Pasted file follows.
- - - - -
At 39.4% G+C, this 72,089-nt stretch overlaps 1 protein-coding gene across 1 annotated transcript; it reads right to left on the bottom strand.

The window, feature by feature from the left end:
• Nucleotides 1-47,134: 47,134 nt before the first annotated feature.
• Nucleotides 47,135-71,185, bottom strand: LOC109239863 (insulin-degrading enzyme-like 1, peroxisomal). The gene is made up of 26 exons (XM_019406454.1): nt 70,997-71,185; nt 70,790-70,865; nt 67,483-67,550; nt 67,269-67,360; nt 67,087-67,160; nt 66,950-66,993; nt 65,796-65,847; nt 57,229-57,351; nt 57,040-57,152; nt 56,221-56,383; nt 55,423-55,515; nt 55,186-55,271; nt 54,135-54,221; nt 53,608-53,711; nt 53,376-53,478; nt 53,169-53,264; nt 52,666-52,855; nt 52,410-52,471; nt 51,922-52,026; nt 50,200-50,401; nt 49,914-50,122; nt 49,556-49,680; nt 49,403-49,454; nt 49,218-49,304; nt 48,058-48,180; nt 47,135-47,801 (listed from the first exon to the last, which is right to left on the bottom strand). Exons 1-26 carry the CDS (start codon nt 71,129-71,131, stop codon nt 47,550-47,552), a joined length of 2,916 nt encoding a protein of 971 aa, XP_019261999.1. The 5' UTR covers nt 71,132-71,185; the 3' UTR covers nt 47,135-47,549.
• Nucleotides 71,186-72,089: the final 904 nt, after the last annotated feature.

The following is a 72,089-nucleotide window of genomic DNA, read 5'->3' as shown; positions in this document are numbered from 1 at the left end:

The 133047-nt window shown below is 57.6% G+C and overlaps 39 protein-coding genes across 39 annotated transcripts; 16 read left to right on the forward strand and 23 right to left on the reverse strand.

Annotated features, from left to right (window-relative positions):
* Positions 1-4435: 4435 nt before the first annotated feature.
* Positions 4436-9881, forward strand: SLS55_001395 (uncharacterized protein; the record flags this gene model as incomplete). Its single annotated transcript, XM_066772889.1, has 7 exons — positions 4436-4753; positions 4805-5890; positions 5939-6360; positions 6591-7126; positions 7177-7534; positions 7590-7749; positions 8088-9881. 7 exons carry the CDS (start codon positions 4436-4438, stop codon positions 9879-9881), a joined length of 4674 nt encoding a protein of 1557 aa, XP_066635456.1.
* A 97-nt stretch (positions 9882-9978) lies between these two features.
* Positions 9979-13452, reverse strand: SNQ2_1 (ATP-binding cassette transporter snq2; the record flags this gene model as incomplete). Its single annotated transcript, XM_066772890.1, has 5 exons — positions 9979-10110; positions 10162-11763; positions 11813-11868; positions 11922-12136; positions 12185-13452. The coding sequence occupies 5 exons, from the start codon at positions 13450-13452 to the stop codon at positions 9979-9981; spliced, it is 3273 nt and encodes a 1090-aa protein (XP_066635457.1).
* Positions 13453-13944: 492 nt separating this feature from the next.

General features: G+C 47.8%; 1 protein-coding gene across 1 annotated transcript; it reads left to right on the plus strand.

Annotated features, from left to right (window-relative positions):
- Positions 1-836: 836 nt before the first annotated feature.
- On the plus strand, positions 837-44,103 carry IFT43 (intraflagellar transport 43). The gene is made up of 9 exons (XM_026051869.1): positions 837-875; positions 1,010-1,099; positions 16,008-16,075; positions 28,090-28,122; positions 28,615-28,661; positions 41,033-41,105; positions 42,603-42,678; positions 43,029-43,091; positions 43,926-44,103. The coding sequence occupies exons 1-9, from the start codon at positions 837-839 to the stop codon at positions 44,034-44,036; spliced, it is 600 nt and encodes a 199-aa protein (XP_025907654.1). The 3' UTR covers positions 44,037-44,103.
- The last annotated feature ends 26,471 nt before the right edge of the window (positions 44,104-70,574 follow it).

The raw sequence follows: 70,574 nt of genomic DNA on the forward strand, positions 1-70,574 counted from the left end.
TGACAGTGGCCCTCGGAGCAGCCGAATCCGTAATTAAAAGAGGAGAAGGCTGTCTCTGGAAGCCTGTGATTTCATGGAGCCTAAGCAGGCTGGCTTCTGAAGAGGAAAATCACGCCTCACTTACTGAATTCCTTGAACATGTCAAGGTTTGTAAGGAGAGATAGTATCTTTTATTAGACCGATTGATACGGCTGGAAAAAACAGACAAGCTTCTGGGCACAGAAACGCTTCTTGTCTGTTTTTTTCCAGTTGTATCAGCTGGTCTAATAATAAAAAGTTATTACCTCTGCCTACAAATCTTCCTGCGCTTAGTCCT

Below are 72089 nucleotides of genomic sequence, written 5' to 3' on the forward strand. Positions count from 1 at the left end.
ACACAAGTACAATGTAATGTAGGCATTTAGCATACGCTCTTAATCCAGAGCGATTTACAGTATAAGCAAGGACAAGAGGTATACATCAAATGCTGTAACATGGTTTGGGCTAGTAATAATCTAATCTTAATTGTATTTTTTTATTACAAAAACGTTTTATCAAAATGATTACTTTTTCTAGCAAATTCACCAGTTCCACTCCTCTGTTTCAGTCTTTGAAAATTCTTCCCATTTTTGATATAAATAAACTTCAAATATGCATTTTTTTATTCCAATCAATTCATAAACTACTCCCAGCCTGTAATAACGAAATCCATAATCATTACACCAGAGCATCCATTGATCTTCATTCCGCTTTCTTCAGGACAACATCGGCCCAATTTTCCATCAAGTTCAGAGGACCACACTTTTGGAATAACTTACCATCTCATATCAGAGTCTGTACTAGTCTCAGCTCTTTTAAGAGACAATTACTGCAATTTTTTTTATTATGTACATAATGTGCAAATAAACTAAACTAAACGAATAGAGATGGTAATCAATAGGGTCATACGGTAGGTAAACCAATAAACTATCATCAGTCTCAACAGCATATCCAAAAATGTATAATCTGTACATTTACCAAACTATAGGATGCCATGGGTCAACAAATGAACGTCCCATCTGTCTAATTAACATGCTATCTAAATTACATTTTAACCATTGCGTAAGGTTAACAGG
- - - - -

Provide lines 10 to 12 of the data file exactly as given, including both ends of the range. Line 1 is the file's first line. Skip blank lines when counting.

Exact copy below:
* Positions 4436-9881, forward strand: SLS55_001395 (uncharacterized protein; the record flags this gene model as incomplete). Its single annotated transcript, XM_066772889.1, has 7 exons — positions 4436-4753; positions 4805-5890; positions 5939-6360; positions 6591-7126; positions 7177-7534; positions 7590-7749; positions 8088-9881. 7 exons carry the CDS (start codon positions 4436-4438, stop codon positions 9879-9881), a joined length of 4674 nt encoding a protein of 1557 aa, XP_066635456.1.
* A 97-nt stretch (positions 9882-9978) lies between these two features.
* Positions 9979-13452, reverse strand: SNQ2_1 (ATP-binding cassette transporter snq2; the record flags this gene model as incomplete). Its single annotated transcript, XM_066772890.1, has 5 exons — positions 9979-10110; positions 10162-11763; positions 11813-11868; positions 11922-12136; positions 12185-13452. The coding sequence occupies 5 exons, from the start codon at positions 13450-13452 to the stop codon at positions 9979-9981; spliced, it is 3273 nt and encodes a 1090-aa protein (XP_066635457.1).